Rich’s picks:

The Exploited: Chaos Is My Life

I’m a bit of a Thrash-head as well as a punk and this crossover track works just fine for both of my needs. The Exploited are one of those bands that have been around forever and are almost always on tour. Wattie (the lead-singer) has had a few health problems recently which have slowed them down, but fingers crossed they keep delivering this sort of fire when they do get on stage. Let’s face it, most people think Punk is about anarchy and chaos and sometimes it’s good to live up to the clichés isn’t it.

Cockney Rejects: Fighting In The Streets

One of the original bunch, the Cockney Rejects have always tried to shun the more political side of punk in favour of the singing about their life on the streets and the terraces. One of the earliest Oi bands, their gigs are not for the meek – the pit gets errrr “excited” shall we say which suits me fine. Had their troubles with certain right wing factions trying to attach themselves to the band, but these bruisers are pretty quick to call the boneheads out and tell them where to get off.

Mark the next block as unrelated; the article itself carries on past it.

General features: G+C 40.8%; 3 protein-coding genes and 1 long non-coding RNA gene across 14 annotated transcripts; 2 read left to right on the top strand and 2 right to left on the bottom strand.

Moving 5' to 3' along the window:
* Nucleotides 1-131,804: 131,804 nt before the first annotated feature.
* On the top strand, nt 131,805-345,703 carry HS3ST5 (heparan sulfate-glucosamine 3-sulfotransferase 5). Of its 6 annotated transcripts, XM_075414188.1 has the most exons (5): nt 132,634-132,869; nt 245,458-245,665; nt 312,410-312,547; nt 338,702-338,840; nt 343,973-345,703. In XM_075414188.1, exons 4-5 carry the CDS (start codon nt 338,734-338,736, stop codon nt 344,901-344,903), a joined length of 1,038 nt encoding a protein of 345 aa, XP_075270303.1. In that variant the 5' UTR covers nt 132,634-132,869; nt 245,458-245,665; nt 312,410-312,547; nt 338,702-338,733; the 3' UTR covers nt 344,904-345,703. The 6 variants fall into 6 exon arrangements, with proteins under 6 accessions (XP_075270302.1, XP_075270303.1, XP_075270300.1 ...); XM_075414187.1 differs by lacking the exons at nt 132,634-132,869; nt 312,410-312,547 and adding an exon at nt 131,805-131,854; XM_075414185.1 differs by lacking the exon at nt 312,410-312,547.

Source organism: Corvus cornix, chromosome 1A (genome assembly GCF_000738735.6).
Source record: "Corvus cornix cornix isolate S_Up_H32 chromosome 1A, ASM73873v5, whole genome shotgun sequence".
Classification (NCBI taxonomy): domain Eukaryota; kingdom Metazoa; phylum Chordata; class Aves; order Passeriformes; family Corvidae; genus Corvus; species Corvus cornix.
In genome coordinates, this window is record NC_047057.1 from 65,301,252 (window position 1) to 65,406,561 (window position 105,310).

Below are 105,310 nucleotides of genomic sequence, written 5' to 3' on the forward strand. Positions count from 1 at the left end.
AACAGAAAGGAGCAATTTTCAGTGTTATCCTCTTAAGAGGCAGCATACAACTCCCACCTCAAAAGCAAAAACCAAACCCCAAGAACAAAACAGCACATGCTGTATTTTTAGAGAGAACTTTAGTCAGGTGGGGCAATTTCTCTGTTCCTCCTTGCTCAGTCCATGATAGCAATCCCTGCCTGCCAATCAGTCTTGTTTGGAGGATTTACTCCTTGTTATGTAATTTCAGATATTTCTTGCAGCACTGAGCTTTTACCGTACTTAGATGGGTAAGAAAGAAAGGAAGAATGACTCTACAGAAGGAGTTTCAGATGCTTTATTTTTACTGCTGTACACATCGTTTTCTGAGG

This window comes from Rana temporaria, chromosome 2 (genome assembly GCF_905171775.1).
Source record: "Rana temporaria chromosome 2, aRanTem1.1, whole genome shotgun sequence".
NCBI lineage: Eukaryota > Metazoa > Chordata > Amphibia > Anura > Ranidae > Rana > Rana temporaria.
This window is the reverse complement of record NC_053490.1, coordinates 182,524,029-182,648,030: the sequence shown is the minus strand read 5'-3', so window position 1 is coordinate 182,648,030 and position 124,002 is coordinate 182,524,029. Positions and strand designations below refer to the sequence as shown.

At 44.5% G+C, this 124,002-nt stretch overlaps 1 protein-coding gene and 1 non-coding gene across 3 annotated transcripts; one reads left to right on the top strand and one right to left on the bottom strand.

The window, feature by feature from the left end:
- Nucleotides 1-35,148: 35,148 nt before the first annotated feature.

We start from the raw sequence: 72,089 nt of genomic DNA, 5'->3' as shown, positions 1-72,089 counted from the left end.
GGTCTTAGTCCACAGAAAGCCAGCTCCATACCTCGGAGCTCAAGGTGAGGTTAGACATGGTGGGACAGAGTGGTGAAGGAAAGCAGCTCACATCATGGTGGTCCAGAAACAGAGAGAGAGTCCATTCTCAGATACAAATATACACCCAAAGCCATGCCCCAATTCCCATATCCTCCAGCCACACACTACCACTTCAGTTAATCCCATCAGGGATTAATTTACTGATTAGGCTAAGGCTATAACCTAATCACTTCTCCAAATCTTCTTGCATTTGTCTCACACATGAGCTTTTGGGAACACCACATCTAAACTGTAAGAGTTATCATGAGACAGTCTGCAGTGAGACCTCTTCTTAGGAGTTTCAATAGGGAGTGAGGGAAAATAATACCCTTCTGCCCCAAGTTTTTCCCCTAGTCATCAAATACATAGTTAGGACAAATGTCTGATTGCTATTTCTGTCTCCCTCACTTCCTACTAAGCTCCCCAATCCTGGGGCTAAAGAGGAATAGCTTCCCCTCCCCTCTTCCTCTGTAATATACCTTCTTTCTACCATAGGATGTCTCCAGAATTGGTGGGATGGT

UK Subs: Down On The Farm

Charlie Harper is in to his 70s now and still touring – he is considered by many as the godfather of Punk. They started the name of each of their albums with consecutive letters of the alphabet starting with “Another kind of Blues” back in 1979 which has some cracking tracks on – 'CID' and 'I Live In A Car” are punk beauties – fast and unkempt. The Subs have just released 'Ziezo' which is to be their last. This track is so good (don’t bother with GnR’s pretend cover) we named a music festival after it at Gwatkins Cider Farm.

Old Firm Casuals: We Want The Lion's Share

I know….an American band – yes they can play punk; many, many good bands have come out of the various US Punk scenes. The Casuals are led by Lars Frederikson, a good old Perry-polo-Ben Sherman-shirt-braces-wearing skinhead, who also plays for legends Rancid. This is a typical Oi / Street tune – short, angry and best played loud. Another moshpit to avoid if you have delicate ribs…..